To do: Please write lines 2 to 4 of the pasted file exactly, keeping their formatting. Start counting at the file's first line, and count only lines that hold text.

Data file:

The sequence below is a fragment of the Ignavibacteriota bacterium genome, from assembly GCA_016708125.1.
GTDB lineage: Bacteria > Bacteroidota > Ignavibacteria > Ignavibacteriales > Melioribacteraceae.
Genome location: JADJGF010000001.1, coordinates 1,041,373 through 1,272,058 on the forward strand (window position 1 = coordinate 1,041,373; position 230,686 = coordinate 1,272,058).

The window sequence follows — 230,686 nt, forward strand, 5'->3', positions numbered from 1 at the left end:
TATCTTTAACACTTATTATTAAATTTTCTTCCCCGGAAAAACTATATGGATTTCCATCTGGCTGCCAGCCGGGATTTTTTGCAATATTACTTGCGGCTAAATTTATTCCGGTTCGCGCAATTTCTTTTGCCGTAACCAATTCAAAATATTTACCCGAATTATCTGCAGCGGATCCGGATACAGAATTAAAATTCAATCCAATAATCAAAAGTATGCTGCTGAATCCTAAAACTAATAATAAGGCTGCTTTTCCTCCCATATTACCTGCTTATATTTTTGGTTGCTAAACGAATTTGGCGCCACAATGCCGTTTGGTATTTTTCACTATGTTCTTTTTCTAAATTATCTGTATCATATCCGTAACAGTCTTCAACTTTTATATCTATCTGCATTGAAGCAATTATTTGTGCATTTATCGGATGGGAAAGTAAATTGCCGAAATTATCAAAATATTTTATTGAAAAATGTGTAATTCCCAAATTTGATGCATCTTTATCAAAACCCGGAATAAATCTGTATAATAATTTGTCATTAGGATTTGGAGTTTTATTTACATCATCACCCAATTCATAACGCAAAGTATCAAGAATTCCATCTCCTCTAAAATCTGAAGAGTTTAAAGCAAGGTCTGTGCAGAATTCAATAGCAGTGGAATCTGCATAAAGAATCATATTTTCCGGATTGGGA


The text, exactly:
GTDB lineage: Bacteria > Bacteroidota > Ignavibacteria > Ignavibacteriales > Melioribacteraceae.
Genome location: JADJGF010000001.1, coordinates 1,041,373 through 1,272,058 on the forward strand (window position 1 = coordinate 1,041,373; position 230,686 = coordinate 1,272,058).

The window sequence follows — 230,686 nt, forward strand, 5'->3', positions numbered from 1 at the left end: